It seems we’ve been here before. In 2012, we had a massive first-quarter rally in which U.S. stocks outperformed most other asset classes. European shares lagged and concerns about the stability of the Eurozone caused a major surge in volatility.
History would appear to be repeating itself in 2013. Through the first quarter, our portfolio with the least exposure to Europe—the Dividend Growth Portfolio—has outperformed our portfolios with significant Europe exposure. As of March 31, the Dividend Growth Portfolio was up 19.7% vs. 10% for the S&P 500 Index (SPX).
Individual security selection has been important—Two Harbors (TWO) has been a particularly good performer—but asset class has been far more critical. Much of Dividend Growth’s outperformance has been due to its high weighting in midstream master limited partnerships and in conservative retail REITS—both of which have outperformed the broader market.
I expect both of these asset classes to continue to perform well in 2013, meeting or exceeding the broader market return, though I do not expect this degree of outperformance to persist.
The Sizemore Investment Letter Portfolio and the Tactical ETF Portfolio have been more of a mixed bag in 2013. Both portfolios were positioned to profit from a rebound in European and emerging-market equities, neither of which have performed as well as I had expected. And the market jitters surrounding the Cyprus bailout caused both portfolios to have a terrible end to the quarter due to their exposure to Spanish equities in particular.
As of March 31, the Tactical ETF Portfolio was up 6.3% for the year, trailing the 10.0% for the S&P 500. The Sizemore Investment Letter was up 3.3%.
All of this is water under the bridge; the key question is “what happens now?”
I expect Spanish equities to rally and to outperform over the course of 2013. Spanish equities are some of the cheapest in the world and I believe they offer great indirect exposure to emerging markets via their strong presence in Latin America. Of course, none of that matters at the moment. Right now, investors are scared to death of contagion, that a banking run in Cyprus will accelerate into a broader run on Spanish and Italian banks as well.
I do not see this happening, and even if it does, the European Central Bank is prepared to offer emergency liquidity to otherwise healthy banks—such as Sizemore Investment Letter Portfolio holdings Banco Santander (SAN) and BBVA (BBVA)—in the event of a run.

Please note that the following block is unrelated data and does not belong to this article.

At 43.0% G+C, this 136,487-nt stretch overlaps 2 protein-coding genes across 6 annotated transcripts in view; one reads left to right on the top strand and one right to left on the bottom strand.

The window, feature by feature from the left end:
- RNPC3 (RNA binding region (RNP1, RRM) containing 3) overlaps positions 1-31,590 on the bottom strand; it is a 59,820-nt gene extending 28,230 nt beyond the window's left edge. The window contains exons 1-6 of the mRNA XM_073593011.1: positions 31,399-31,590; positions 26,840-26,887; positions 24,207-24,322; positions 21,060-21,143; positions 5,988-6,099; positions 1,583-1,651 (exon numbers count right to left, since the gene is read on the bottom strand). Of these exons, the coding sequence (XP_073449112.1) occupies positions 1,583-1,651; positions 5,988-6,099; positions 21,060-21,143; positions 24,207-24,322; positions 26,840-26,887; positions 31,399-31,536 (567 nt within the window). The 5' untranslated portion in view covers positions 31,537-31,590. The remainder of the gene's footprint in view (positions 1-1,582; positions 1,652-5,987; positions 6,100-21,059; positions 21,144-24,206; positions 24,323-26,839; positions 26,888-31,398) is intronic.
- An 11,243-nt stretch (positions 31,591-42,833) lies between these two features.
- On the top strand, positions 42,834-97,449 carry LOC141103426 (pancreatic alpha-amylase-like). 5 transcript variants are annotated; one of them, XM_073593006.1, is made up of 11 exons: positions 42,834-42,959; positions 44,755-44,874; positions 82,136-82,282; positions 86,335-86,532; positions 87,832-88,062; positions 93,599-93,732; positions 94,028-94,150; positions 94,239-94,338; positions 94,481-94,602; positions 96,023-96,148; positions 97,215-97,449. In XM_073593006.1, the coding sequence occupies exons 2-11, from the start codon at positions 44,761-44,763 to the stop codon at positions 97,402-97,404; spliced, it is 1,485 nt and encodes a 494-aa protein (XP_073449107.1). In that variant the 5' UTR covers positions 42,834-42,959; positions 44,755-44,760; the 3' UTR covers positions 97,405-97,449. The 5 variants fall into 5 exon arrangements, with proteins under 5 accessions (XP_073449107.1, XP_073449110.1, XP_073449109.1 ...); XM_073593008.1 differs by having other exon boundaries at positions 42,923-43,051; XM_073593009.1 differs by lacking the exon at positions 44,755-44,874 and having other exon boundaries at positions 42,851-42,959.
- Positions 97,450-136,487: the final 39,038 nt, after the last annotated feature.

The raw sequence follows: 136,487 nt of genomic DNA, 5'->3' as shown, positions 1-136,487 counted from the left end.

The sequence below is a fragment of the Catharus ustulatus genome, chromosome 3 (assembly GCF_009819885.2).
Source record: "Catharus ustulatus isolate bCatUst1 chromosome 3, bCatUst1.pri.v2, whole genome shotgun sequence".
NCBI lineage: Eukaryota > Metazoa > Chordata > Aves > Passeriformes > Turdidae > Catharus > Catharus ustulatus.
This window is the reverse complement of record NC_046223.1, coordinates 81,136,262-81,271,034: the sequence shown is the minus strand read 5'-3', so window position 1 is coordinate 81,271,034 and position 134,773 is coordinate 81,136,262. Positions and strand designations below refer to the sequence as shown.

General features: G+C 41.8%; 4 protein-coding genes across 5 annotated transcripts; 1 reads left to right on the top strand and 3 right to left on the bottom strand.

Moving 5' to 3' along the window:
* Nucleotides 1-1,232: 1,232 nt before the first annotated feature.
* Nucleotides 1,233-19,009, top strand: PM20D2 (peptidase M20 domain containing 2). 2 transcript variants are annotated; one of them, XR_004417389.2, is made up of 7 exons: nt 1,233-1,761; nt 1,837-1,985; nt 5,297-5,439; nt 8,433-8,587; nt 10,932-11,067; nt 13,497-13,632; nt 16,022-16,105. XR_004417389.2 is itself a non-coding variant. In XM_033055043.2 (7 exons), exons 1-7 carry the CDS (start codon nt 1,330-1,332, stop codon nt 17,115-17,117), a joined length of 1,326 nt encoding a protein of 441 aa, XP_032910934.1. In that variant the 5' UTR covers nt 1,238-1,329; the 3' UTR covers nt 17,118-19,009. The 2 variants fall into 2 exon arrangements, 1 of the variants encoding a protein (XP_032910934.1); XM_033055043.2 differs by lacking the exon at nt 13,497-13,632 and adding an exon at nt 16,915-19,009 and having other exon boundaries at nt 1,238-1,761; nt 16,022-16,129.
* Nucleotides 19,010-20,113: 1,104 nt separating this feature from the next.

The bigger risk in my view is that Italy’s political stalemate disintegrates to the bond that the bond markets revolt and send yields to punishing levels. I do not expect this, but it is a risk factor that I consider significant enough to warrant watching.
As a contrarian investor, you have to make a judgment call. Do I go against the crowd and buy when others are selling, or do I join the crowd and sell before a small loss turns into a large one? There is no “rule” here, or certainly not one that is reliable. You have to use your own judgment and determine whether the returns you expect are worth the possibility for loss.
Today, in the case of Spanish equities, my answer is “yes,” though I am prepared to take some money off the table if the crisis accelerates. For now, I’m keeping an eye on Spanish and Italian bond yields. Spanish yields show no signs of rising aggressively, in my opinion, and remain in the downtrend that started last summer. Italian yields started to rise in late January, though yields have since leveled off. Until I see panic in the bond market, I am comfortable being invested in European stock markets.
The investments discussed are held in client accounts as of March 31, 2013. These investments may or may not be currently held in client accounts. The reader should not assume that any investments identified were or will be profitable or that any investment recommendations or investment decisions we make in the future will be profitable.
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